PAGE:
COMPREHENSIVE POLICY MEASURES: Better financial and monetary
regulation, exchange rate flexibility and more liberal capital flow regime help stabilise economy
The International Monetary Fund has named Malaysia as one of the
three countries that has been successful in increasing its resilience against swings in capital flows.
The other two countries are Chile and the Czech Republic.
The fund, in its latest World Economic Outlook, said while all three countries took different paths, their greater resilience can be linked to a mix of policy measures.
These measures included better prudential regulation and financial supervision, more counter-cyclical fiscal and monetary policy, greater exchange rate flexibility and a more liberal regime for capital outflows.
“Overall, the success of these countries has been based on embracing these reforms in a comprehensive manner.”
In the case of Malaysia, which faced capital inflows and capital flight during the previous regional financial crisis, it closed its financial account and fixed its exchange rate.
Over the following decade, it carefully built financial sector
resilience, moved to a flexible exchange rate regime and
gradually relaxed restrictions on capital flows.
“The improvements in resilience have been such that, despite more open capital markets, highly volatile gross inflows during the global financial crisis did not lead to a sudden stop in net flows or domestic financial instability.”
To avoid a haemorrhaging of foreign capital, prevent an even larger depreciation of the currency and allow for monetary and fiscal easing, Malaysia introduced capital controls and fixed the exchange rate with respect to the US dollar on September 2 1998.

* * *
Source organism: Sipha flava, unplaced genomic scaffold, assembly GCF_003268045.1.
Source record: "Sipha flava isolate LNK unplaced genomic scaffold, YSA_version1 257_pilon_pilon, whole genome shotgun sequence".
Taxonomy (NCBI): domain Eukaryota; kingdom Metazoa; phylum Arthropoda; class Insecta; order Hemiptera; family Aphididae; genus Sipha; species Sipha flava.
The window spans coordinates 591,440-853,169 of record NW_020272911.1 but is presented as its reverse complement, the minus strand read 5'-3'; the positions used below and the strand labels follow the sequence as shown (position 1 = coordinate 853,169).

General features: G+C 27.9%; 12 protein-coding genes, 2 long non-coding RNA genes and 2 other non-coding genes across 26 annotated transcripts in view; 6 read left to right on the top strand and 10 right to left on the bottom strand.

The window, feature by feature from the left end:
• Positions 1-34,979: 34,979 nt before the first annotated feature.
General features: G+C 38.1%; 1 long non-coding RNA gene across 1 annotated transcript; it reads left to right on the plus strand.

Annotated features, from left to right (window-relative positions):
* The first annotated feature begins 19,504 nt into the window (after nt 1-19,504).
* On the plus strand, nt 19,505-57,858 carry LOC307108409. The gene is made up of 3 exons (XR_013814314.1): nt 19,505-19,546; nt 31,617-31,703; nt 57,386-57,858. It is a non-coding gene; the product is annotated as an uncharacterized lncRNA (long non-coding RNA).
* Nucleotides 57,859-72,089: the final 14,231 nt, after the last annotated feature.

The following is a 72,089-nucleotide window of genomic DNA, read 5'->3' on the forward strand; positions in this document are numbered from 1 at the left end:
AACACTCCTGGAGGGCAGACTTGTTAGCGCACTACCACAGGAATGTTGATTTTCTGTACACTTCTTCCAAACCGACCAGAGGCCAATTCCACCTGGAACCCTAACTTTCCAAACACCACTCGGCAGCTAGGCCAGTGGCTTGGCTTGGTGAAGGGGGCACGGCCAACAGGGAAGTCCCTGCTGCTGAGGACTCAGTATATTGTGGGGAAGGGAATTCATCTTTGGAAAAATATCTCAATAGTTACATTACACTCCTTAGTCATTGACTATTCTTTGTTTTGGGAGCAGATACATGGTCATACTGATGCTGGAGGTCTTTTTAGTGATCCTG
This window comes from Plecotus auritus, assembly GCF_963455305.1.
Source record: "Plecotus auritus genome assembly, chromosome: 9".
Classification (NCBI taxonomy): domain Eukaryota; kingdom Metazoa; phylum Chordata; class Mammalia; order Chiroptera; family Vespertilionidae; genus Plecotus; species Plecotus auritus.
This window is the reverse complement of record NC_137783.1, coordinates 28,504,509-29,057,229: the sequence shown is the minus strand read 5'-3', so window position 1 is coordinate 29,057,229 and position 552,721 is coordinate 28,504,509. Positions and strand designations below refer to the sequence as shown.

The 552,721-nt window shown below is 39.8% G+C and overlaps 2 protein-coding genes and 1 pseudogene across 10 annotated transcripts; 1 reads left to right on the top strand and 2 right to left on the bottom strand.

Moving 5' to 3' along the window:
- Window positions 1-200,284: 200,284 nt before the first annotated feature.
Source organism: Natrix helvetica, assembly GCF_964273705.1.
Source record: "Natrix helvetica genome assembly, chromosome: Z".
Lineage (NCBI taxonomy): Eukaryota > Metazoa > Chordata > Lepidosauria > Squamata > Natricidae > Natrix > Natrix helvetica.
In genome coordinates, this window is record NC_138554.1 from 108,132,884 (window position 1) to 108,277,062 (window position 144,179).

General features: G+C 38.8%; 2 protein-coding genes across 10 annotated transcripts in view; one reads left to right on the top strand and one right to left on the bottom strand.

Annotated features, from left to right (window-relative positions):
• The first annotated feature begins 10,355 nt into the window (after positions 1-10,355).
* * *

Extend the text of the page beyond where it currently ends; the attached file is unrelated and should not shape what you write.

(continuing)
The economy rebounded quickly, returning to healthy growth rates by the end of 1999.
The IMF noted that following the Asian financial crisis,
Malaysia embarked on a process of reforms that involved
strengthening the domestic financial sector and reopening
the financial account.
From enhancing the capacity and capability of existing banks and the liberalisation of the sector, Malaysia promoted international
integration by allowing new players into the domestic economy and supporting investment abroad.
Another important step that increased the resilience of the financial sector was to foster the development of equity and bond markets, which expanded financing beyond bank lending.
Finally, it said the Malaysian authorities also took steps to improve financial regulation and supervision by adopting risk-based capital requirements, stress testing, peer group comparisons, and horizontal reviews.
Apart from strengthening the financial sector, restrictions on capital flows and exchange rate transactions were eased to increase efficiency and reduce the costs of conducting business internationally.
This led Malaysia to accumulate a substantial gross international asset position.
"While international liabilities stayed relatively constant as a proportion of gross domestic product (GDP), Malaysia more than doubled its gross foreign holdings between 1997 and 2012, leading to a large correction in the net foreign asset position, which turned positive."
The proportion of official reserves in total private and official outflows fell from more than 50 per cent during 2002-2005 to less than 20 per cent during the 2006-2009 period.
This increase in private capital outflows was characterised by strong growth of foreign direct investment by Malaysian companies overseas.
The IMF noted that the reduced capital inflows during the Great Recession was largely offset by the sales of foreign reserves and the repatriation of domestic capital invested abroad.
"In particular, large sales of domestic bonds by foreign investors were absorbed with minimal impacts on yields by the Employees Provident Fund and other deep-pocketed domestic institutional investors."
Another reason for the increased resilience is the significant change in the dynamics of public spending.
While government spending was positively correlated with GDP fluctuations during the 1990s, it has become much more counter-cyclical during the 2000s, especially by providing fiscal stimulus during downturns.